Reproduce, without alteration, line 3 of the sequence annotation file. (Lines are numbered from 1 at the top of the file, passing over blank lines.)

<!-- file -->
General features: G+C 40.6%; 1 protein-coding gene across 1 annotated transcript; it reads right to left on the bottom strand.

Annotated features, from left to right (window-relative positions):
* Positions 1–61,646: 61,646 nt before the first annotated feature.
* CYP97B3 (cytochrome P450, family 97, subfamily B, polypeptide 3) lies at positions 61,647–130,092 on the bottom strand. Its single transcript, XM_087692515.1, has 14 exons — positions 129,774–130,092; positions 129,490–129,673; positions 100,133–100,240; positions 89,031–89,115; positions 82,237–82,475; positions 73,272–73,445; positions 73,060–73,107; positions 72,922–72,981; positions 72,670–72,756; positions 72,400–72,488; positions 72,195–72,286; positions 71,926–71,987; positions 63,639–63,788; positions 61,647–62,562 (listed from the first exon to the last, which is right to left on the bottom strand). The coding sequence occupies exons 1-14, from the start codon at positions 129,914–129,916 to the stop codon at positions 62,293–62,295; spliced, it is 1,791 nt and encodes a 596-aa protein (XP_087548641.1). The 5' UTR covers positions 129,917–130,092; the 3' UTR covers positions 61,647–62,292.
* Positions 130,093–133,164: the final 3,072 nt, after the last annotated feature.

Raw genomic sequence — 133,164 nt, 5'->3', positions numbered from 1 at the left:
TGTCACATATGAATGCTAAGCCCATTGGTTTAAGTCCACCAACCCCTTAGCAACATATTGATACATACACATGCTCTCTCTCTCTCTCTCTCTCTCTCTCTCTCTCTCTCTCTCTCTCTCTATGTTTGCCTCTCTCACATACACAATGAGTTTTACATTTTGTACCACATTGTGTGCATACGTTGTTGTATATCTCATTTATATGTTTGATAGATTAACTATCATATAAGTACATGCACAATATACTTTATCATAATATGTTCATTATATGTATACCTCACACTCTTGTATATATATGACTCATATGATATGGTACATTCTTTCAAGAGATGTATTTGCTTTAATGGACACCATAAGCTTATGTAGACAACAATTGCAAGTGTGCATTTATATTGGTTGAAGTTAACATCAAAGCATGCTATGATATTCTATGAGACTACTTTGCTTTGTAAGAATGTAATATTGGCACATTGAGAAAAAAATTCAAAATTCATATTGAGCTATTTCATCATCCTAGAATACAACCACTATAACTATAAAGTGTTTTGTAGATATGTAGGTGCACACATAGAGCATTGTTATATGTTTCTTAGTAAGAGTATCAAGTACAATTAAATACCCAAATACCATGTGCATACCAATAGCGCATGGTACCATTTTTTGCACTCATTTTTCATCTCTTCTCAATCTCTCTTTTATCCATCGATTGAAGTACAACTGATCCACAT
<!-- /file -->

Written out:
* Positions 1–61,646: 61,646 nt before the first annotated feature.